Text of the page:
Hundreds of Colorado students joined a national walkout on March 14 to protest gun violence.
A month after the latest mass shooting killed 17 people at Marjory Stoneman Douglas High School in Parkland, Florida, students in Denver were among those who protested. Students from East High School and Denver School of the Arts marched to the Capitol to call on lawmakers to prioritize their lives over guns.
“How many have to die for adults to give up their toys?” read one sign. “End gun violence. No more silence,” they chanted. And “Hey, hey, NRA, how many kids did you kill today?”
Young people are disproportionately likely to be killed by guns. Colorado teens and young adults ages 15 to 24 are more likely than any other age group to be shot dead, according to statistics from the Colorado Department of Public Health and Environment.
In our state alone, 164 children under the age of 18 were murdered with guns between 1999 and 2016, the latest year for which statistics are available.
Erica Pruitt, a seventh grader from Denver School of the Arts, says it’s something she worries about.
“We shouldn’t have guns at all,” she told me. “They’ve killed so many people, and it needs to stop.”
“It’s so easy to get all these deadly weapons. That’s just the easiest way to die.”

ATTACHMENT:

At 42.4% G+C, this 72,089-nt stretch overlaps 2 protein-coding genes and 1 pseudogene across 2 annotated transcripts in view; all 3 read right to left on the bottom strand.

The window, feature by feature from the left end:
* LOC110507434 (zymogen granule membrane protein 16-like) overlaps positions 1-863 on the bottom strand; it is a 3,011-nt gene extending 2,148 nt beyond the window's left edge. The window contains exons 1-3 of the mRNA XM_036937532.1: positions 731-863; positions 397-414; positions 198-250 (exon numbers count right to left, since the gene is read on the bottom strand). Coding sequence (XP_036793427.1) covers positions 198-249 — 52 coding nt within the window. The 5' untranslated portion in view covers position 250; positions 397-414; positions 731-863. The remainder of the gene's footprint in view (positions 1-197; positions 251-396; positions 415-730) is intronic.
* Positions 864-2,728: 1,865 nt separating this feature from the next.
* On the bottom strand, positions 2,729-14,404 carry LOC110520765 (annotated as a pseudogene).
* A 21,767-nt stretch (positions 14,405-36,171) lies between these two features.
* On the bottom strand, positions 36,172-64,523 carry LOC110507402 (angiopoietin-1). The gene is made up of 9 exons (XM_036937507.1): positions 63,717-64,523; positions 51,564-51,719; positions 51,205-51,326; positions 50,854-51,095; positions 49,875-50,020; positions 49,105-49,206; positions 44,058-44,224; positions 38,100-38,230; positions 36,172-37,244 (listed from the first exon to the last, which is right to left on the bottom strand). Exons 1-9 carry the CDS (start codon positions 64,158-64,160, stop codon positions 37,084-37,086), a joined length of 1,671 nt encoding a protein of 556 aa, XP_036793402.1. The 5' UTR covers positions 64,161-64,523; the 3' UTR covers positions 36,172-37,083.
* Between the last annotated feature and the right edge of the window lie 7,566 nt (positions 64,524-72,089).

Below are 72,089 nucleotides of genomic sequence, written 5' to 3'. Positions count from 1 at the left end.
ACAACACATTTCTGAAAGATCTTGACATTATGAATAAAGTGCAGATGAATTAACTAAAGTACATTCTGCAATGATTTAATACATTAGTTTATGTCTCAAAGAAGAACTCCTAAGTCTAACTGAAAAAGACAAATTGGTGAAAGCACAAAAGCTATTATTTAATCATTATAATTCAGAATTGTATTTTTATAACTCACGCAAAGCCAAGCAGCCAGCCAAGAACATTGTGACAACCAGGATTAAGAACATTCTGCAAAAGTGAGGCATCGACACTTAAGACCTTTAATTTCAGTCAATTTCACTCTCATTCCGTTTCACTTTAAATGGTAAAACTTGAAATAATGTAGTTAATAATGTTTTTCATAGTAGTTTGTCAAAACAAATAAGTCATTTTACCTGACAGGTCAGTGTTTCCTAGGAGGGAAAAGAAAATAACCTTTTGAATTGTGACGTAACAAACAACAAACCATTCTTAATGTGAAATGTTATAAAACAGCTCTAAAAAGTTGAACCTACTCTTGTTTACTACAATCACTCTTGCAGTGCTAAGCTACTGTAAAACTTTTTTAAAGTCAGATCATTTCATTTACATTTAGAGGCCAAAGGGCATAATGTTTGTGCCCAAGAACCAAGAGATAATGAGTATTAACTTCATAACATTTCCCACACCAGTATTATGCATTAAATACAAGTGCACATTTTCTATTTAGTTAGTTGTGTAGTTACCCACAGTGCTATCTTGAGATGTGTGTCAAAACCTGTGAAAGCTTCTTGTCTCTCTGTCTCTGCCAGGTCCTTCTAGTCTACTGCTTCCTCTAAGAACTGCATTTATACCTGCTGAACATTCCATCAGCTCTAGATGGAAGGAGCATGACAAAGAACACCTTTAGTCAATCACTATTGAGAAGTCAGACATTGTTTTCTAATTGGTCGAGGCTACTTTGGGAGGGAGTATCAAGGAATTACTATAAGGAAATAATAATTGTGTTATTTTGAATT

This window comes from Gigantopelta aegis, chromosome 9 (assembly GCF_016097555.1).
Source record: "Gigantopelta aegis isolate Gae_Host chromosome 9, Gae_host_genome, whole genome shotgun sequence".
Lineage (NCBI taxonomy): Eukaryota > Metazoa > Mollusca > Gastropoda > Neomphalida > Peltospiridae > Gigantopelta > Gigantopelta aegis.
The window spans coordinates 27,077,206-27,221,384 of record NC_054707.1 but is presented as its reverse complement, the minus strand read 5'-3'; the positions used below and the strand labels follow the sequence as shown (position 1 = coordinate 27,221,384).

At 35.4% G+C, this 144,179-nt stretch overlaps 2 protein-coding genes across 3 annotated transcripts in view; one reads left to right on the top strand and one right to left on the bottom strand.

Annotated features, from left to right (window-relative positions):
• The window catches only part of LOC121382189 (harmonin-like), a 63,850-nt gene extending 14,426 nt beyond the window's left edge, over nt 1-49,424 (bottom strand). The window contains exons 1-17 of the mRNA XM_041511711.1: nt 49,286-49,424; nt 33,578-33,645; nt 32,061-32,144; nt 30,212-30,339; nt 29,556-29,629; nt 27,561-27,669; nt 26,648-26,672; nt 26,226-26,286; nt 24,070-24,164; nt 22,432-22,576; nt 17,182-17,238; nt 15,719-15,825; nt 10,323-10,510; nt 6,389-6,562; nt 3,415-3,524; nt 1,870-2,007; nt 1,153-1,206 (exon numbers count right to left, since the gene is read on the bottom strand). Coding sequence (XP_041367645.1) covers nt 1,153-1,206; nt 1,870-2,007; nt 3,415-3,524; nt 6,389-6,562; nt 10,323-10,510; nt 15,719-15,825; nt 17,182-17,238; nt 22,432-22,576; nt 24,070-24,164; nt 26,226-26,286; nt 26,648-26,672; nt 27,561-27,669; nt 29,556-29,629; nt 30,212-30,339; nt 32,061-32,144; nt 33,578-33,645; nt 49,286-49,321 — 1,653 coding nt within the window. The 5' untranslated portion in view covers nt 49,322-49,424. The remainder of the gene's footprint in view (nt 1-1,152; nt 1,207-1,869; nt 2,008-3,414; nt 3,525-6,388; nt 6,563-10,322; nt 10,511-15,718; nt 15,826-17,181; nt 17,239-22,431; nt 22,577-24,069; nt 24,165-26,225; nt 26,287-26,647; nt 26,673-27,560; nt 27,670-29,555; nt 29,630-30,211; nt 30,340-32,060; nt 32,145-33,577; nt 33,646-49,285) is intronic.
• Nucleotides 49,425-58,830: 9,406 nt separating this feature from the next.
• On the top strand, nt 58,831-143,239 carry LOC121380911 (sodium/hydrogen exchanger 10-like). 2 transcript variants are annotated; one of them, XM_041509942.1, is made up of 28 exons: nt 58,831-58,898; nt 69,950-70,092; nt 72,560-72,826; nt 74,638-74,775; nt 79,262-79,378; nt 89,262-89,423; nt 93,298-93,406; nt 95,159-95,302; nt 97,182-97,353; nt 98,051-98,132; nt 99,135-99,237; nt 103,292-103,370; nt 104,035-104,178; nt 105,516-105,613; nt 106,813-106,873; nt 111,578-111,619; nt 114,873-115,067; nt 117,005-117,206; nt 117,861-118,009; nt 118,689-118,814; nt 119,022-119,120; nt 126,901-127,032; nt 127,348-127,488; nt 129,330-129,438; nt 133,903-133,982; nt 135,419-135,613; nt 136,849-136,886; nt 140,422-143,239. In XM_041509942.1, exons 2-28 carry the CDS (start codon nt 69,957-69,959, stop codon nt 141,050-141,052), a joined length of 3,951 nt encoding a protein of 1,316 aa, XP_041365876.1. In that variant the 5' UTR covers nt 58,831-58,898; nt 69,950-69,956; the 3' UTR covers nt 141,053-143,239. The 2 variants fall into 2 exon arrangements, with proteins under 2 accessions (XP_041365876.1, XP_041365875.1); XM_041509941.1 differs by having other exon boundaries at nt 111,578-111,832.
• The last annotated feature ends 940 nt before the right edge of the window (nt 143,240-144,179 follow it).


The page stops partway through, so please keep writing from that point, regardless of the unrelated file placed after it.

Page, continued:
Gabrielle Hollowell, a sophomore at East High School, says she’s grown up with lockdown drills and is used to the steps you take—stay inside, hide. Still, there are times when the violence gets too close. Her best friend was at the Walmart in Thornton when a shooter killed three people there last year.
“The gun laws need to be changed. There need to be stricter guidelines,” Hollowell said.
Xavier, a junior at East High School, told me that he joined the protest last week “because the laws on gun control are outrageous.”
He believes there should be a ban on automatic weapons, and age restrictions for buying all guns.
“It’s so easy to get all these deadly weapons,” he said. “That’s just the easiest way to die.”
Kristin Jones is the Assistant Director of Communications at The Colorado Trust. Reproduced with permission of The Colorado Trust (www.coloradotrust.org).
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